- Use cautiously with underlying mental illnesses. People with psychiatric disorders should consult with their primary mental healthcare professional(s) before starting a program of meditation, and should explore how meditation may or may not fit in with their current treatment plan. Avoid with risk of seizures. The practice of meditation should not delay the time to diagnosis or treatment with more proven techniques or therapies, and should not be used as the sole approach to illnesses.
- Mistletoe: A few small trials found mistletoe to be promising as an immunostimulant in individuals with the common cold. Further research is needed to confirm these results.
- Avoid if allergic or hypersensitive to mistletoe or to any of its constituents. Anaphylactic reactions (life threatening) have been described after injections of mistletoe. Avoid with acute highly febrile inflammatory disease, thyroid disorders, seizure disorders, or heart disease. Use cautiously with diabetes, glaucoma, or with cholinergics.
- Probiotics: Lactobacillus in fermented milk, low-fat milk, or lactose-hydrolyzed low-fat milk may enhance immune function. Bifidobacterium may as well, including in the elderly. However, commercially produced yogurt may not yield similar benefits. There is some evidence that probiotics added during food preparation (e.g. waffles with Enterococcus faecium M-74 added) may enhance immune functioning. More studies are needed, particularly with yogurt, before a firm conclusion can be made.
- Probiotics are generally considered safe and well-tolerated. Avoid if allergic or hypersensitive to probiotics. Use cautiously if lactose intolerant.
- Vitamin A (retinol): Vitamin A deficiency may compromise immunity, but there is no clear evidence that additional vitamin A supplementation is beneficial for immune function in patients who are not vitamin A deficient.
- Avoid if allergic or hypersensitive to vitamin A. Vitamin A toxicity can occur if taken at high dosages. Use cautiously with liver disease or alcoholism. Smokers who consume alcohol and beta-carotene may be at an increased risk for lung cancer or heart disease. Vitamin A appears safe in pregnant women if taken at recommended doses. Use cautiously if breastfeeding because the benefits or dangers to nursing infants are not clearly established.
- Vitamin B6 (pyridoxine): Vitamin B6 is important for immune system function in older individuals. One study found that the amount of vitamin B6 required to reverse immune system impairments in elderly people was more than the current recommended dietary allowance (RDA). Well-designed clinical trials on vitamin B6 supplementation for this indication are needed before a recommendation can be made.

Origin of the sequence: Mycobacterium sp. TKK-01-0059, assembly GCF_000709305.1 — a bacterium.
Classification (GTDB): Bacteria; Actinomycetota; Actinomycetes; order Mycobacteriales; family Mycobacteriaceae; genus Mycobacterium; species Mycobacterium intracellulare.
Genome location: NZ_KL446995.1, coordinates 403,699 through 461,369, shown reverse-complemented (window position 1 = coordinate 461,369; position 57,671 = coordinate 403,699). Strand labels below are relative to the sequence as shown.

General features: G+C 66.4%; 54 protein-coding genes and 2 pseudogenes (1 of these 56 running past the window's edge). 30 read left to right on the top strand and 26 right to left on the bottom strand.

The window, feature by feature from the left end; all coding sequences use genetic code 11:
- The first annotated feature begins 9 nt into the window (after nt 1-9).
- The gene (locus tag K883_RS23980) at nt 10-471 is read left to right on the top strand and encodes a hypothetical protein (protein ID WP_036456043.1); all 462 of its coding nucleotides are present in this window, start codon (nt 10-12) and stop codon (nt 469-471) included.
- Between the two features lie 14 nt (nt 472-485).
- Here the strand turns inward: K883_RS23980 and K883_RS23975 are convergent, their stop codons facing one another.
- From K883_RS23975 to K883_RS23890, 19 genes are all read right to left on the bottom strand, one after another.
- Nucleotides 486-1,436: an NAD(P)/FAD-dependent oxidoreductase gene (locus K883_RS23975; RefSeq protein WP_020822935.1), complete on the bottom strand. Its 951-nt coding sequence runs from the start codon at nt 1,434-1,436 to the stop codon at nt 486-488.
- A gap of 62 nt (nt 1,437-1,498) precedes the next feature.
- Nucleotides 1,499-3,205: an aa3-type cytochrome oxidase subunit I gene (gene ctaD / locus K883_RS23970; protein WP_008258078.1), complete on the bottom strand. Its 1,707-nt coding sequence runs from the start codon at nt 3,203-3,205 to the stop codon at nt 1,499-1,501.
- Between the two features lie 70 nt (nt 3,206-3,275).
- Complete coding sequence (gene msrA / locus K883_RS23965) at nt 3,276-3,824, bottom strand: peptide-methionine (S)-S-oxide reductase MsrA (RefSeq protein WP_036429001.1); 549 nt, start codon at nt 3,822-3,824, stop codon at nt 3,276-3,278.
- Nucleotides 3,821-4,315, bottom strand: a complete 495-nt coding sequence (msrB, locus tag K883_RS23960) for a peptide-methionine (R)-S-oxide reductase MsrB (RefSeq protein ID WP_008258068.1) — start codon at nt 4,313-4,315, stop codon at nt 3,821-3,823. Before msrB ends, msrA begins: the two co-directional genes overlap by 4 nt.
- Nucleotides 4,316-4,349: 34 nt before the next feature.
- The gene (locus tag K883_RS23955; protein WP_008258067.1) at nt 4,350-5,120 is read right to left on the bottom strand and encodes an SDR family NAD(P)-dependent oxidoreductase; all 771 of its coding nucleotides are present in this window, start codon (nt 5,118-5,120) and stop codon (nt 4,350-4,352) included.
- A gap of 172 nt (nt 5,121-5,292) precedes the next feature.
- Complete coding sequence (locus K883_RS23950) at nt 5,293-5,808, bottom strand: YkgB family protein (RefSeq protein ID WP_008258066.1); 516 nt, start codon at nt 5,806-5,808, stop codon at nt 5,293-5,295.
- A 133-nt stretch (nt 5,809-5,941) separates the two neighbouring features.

- Some individuals seem to be particularly sensitive to vitamin B6 and may have problems at certain doses. Avoid excessive dosing. Vitamin B6 is likely safe when used orally in doses not exceeding the RDA. The RDA for pregnant women is 1.9 milligrams per day. There is some concern that high-dose pyridoxine taken by a pregnant mother can cause seizures in a newborn. The RDA in breastfeeding women is 2 milligrams per day.
- Vitamin E: Studies of the effects of vitamin E supplementation on immune system function have yielded mixed results. Further research is needed before a clear conclusion can be drawn.
- Avoid if allergic or hypersensitive to vitamin E. For short periods of time, vitamin E supplementation is generally considered safe at doses up to 1,000 milligrams per day. Avoid doses higher than 1,000 milligrams a day. Avoid with retinitis pigmentosa (loss of peripheral vision). Use cautiously with bleeding disorders. The recommended dose of vitamin E for pregnant women of any age is 15 milligrams, and for breastfeeding women of any age is 19 milligrams. Use beyond this level in pregnant women is not recommended.
- Fair negative scientific evidence:
- DHEA (dehydroepiandrosterone): DHEA (dehydroepiandrosterone) is a naturally occurring hormone that is produced by the adrenal glands. Some textbooks and review articles have suggested that DHEA can stimulate the immune system. However, current scientific evidence does not support this claim.
- Avoid if allergic to DHEA. Avoid with a history of seizures. Use cautiously with adrenal or thyroid disorders or if taking anticoagulants or drugs, herbs, or supplements for diabetes, heart disease, seizure, or stroke. Stop use two weeks before surgery/dental/diagnostic procedures with bleeding risk, and do not use immediately after these procedures. Avoid if pregnant or breastfeeding.